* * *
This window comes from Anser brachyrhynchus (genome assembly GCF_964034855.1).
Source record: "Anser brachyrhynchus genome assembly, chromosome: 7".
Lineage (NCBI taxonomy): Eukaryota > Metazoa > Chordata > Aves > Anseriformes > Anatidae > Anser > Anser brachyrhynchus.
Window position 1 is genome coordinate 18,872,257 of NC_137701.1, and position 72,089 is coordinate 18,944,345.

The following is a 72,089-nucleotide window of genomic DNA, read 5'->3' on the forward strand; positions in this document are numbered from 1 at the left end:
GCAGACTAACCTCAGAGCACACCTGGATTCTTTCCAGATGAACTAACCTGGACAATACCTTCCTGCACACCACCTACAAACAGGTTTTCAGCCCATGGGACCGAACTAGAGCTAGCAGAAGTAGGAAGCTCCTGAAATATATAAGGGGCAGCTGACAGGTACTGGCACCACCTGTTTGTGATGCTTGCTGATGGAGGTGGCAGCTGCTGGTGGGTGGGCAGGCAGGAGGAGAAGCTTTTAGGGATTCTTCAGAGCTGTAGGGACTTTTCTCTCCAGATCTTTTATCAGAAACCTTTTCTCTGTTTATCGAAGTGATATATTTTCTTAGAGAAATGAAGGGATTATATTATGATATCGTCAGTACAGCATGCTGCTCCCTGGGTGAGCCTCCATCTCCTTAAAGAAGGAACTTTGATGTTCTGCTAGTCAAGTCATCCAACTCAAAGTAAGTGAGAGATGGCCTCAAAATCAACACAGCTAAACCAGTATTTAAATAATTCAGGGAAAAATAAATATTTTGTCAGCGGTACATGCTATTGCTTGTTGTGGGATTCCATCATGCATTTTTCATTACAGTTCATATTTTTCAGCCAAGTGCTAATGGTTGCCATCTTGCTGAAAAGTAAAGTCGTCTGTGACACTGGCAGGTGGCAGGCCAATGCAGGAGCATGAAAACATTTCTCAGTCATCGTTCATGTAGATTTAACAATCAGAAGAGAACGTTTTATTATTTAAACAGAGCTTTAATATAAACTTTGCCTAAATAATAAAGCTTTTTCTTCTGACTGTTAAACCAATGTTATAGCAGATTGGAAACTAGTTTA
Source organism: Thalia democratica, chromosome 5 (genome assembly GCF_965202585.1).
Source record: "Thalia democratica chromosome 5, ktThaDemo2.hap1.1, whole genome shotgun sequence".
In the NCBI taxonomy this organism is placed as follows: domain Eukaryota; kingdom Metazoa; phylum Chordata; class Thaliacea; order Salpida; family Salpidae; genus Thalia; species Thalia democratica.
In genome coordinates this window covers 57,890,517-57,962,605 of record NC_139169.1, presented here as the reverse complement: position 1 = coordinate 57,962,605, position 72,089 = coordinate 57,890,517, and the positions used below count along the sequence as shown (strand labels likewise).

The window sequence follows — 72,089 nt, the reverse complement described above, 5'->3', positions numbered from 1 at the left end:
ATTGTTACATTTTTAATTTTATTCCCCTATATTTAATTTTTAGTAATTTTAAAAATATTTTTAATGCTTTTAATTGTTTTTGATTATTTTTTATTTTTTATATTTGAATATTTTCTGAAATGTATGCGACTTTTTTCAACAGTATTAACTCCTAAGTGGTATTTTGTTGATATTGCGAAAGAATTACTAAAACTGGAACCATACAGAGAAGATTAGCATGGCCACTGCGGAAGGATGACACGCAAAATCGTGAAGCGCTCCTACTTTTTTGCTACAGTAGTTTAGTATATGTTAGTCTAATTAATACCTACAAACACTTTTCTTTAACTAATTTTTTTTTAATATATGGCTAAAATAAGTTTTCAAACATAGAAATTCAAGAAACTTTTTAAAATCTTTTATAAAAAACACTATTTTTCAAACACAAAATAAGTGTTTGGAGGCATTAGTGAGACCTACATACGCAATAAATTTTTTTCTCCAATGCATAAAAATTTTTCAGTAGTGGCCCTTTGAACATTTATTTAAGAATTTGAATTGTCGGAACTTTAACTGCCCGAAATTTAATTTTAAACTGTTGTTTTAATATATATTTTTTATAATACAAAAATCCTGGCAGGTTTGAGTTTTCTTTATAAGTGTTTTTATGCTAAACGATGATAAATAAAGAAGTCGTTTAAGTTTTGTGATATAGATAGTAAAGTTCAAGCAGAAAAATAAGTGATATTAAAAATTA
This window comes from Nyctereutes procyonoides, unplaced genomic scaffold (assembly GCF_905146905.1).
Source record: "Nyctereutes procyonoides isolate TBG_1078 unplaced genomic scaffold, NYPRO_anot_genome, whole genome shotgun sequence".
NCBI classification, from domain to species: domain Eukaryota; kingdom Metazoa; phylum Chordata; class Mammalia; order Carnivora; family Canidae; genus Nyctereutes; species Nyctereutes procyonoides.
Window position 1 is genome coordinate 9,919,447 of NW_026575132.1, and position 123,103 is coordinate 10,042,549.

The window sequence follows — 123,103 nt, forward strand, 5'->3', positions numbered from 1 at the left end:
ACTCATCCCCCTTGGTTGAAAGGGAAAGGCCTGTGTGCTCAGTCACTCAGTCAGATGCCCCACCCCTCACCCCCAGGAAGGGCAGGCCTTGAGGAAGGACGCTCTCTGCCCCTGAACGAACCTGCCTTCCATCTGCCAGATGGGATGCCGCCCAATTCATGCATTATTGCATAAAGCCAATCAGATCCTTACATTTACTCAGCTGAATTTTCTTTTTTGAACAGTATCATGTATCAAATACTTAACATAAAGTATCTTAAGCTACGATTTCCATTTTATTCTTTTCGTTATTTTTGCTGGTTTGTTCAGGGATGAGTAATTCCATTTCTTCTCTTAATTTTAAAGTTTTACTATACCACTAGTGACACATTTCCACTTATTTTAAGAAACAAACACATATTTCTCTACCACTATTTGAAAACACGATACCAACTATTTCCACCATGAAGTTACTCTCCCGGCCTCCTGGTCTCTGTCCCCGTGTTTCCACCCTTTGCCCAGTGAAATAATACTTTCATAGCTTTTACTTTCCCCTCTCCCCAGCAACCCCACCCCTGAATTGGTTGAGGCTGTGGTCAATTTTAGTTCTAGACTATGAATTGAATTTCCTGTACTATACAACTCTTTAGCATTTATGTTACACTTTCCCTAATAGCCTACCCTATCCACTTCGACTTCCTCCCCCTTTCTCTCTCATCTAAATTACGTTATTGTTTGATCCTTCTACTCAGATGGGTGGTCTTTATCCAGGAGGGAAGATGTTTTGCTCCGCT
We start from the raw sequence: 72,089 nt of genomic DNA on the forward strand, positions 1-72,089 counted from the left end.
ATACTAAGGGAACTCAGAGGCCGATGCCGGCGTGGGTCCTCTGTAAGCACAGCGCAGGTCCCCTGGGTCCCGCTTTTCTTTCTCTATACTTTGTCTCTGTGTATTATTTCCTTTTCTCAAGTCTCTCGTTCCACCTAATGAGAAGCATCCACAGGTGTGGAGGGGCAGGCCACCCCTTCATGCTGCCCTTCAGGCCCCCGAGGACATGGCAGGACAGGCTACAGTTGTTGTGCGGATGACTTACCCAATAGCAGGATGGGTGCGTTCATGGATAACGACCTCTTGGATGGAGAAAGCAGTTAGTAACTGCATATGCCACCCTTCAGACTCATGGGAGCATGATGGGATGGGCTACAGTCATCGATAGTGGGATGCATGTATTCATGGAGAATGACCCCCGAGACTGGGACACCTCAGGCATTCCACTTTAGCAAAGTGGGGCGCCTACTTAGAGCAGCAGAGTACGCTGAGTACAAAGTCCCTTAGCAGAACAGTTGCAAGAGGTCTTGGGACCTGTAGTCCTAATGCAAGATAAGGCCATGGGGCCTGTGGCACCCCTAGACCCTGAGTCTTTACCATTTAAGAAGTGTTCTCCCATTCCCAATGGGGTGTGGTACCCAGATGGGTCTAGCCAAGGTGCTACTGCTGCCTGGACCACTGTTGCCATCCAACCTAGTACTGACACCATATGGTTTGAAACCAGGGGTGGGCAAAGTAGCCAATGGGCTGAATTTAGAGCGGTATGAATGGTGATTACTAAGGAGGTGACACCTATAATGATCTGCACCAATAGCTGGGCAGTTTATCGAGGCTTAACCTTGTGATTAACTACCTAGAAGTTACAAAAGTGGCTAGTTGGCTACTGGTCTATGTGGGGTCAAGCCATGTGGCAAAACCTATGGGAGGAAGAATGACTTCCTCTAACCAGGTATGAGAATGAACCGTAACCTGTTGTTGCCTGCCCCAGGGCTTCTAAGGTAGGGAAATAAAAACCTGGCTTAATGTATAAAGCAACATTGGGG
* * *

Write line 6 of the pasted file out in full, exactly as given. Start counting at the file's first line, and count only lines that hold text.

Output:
GCAGACTAACCTCAGAGCACACCTGGATTCTTTCCAGATGAACTAACCTGGACAATACCTTCCTGCACACCACCTACAAACAGGTTTTCAGCCCATGGGACCGAACTAGAGCTAGCAGAAGTAGGAAGCTCCTGAAATATATAAGGGGCAGCTGACAGGTACTGGCACCACCTGTTTGTGATGCTTGCTGATGGAGGTGGCAGCTGCTGGTGGGTGGGCAGGCAGGAGGAGAAGCTTTTAGGGATTCTTCAGAGCTGTAGGGACTTTTCTCTCCAGATCTTTTATCAGAAACCTTTTCTCTGTTTATCGAAGTGATATATTTTCTTAGAGAAATGAAGGGATTATATTATGATATCGTCAGTACAGCATGCTGCTCCCTGGGTGAGCCTCCATCTCCTTAAAGAAGGAACTTTGATGTTCTGCTAGTCAAGTCATCCAACTCAAAGTAAGTGAGAGATGGCCTCAAAATCAACACAGCTAAACCAGTATTTAAATAATTCAGGGAAAAATAAATATTTTGTCAGCGGTACATGCTATTGCTTGTTGTGGGATTCCATCATGCATTTTTCATTACAGTTCATATTTTTCAGCCAAGTGCTAATGGTTGCCATCTTGCTGAAAAGTAAAGTCGTCTGTGACACTGGCAGGTGGCAGGCCAATGCAGGAGCATGAAAACATTTCTCAGTCATCGTTCATGTAGATTTAACAATCAGAAGAGAACGTTTTATTATTTAAACAGAGCTTTAATATAAACTTTGCCTAAATAATAAAGCTTTTTCTTCTGACTGTTAAACCAATGTTATAGCAGATTGGAAACTAGTTTA